With the increase in use of portable devices, many of us are finding it’s easier to stare at our phones when out on our own than to greet those around us, engage in small talk, etc. When I am presenting at conferences, I often ask my audiences, “Why do many of us of talk to people while we wait in lines or ask people questions about products in grocery stores?” They answer, “It helps us feel part of the community we are in at that time,” and by doing so, “helps us to feel included and connected.” It is in the DNA of humans to connect with others, whether experiencing social anxiety or whether lacking opportunities to practice relating to others in face-to-face communication. As humans, we all want to feel included.


Making connections

How can we each help others feel included, while also helping ourselves constantly expand our own connections within our community? We can start by understanding that not everyone easily manages their anxiety when entering a group. What seems so simple to many—such as turning and looking toward a person and saying, “Hi!” or asking someone “How’s your day going?”—feels so incredibly confusing and complicated to others. There isn’t much of a risk in trying to be friendly, even to those who don’t appear friendly. There are much bigger risks when we don’t reach out to build community. If we don’t work to create community, then our community disintegrates. Acknowledging another person and creating a sense of belonging can make an enormous difference for those who need it most.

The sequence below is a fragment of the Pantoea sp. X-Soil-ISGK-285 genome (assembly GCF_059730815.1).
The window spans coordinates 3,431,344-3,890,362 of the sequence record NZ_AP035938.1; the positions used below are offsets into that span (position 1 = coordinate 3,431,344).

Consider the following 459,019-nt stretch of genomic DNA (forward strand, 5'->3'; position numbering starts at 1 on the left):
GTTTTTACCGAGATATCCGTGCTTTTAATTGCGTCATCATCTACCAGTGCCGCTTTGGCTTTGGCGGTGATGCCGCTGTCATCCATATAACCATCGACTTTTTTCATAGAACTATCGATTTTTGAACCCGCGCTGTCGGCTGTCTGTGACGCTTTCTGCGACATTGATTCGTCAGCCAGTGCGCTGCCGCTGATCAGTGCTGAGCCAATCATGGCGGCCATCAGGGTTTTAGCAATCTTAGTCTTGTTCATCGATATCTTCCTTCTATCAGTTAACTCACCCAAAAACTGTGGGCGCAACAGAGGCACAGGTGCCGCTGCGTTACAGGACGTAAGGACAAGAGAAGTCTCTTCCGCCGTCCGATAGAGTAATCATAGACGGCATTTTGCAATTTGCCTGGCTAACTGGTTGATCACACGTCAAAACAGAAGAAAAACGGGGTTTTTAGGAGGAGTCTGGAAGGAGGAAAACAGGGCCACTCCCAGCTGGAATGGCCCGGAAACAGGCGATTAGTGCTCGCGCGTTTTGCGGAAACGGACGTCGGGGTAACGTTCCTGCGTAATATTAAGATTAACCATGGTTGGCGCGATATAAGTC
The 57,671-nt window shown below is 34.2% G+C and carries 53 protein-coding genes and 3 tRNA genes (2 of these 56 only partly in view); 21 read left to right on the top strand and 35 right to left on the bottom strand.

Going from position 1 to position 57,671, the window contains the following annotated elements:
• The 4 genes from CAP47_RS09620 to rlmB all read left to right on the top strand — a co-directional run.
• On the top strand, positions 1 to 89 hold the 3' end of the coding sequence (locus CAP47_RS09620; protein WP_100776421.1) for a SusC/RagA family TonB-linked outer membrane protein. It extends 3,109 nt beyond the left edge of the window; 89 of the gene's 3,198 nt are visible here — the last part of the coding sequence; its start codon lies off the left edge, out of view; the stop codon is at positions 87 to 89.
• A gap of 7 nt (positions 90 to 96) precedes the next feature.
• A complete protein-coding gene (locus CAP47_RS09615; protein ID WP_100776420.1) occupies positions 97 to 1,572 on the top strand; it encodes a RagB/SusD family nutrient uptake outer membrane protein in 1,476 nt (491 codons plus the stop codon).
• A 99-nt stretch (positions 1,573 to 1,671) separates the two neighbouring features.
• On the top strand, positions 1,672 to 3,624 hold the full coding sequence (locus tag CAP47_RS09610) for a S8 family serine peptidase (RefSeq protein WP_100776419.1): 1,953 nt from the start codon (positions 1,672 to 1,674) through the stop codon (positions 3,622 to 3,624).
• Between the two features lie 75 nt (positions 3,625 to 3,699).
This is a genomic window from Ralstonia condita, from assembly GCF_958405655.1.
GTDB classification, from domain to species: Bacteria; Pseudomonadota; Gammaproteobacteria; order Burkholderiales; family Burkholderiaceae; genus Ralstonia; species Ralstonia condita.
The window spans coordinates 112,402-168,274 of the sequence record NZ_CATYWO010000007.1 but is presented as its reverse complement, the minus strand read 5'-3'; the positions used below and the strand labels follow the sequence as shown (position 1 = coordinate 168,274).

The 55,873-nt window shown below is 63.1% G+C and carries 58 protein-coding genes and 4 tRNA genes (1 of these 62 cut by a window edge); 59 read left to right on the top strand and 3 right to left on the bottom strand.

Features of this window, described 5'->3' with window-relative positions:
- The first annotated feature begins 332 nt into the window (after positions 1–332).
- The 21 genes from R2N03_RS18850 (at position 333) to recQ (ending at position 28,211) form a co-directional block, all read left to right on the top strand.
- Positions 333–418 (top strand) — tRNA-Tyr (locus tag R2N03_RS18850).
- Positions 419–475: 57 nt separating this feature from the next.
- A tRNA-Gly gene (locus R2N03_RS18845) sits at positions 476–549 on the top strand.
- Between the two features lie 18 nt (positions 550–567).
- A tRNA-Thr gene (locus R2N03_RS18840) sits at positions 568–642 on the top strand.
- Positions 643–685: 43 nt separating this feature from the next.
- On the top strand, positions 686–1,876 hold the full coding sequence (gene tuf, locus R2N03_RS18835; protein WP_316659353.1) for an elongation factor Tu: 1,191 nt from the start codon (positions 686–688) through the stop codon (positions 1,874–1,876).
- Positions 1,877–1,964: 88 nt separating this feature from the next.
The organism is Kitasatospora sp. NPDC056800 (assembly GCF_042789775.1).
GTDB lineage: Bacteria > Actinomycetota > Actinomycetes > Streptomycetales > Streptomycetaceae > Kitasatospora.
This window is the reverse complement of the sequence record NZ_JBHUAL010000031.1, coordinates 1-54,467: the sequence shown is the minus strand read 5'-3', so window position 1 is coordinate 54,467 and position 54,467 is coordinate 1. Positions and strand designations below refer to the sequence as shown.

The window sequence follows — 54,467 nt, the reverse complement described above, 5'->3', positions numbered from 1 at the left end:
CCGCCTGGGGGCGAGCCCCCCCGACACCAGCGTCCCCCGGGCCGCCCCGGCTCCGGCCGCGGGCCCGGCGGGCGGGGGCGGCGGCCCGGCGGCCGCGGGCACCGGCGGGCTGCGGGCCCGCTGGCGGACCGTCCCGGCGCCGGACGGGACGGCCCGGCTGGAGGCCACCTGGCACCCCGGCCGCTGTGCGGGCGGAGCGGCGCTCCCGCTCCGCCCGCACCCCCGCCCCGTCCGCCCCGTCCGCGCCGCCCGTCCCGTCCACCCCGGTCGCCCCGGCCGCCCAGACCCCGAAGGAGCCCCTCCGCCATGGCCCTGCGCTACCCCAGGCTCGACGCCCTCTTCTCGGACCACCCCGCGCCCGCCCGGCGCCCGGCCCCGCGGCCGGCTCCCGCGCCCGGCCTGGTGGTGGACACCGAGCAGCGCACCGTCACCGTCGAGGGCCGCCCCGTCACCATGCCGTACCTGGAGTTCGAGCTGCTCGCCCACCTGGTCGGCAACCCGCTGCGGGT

Help build a stronger, more nurturing community

If your neurology makes it relatively easy to pop on a friendly face and adjust your emotions to encourage others to engage with you, remember that not everyone finds this easy. Rather than shy away from the people in your community whom you perceive to be unfriendly or “different” or disengaged in face-to-face relationships due to possible social anxiety or being portable device-dependent communicators—lean in, make that small gesture. If at a social gathering, ask what brings them to the event. Encourage them to talk about themselves while you also share information about yourself. They may not ask you about you, but that doesn’t mean they aren’t interested in making a social connection.


The next time you are out and about in your community—in a park, a coffee shop, a store, a church, or temple, for example—notice that most people appear to be relating to others. Many of my clients have shared with me that they are rarely lonely when home by themselves; instead, they feel the loneliest when surrounded by people who don’t appear to be lonely at all. Just a welcoming smile, a wave, or a gesture of friendliness is a validation of someone’s life. That’s all it takes to help others feel positive, welcome, and included. Caring for those in our community we know and those we don’t know is what a community is all about. Pay it forward!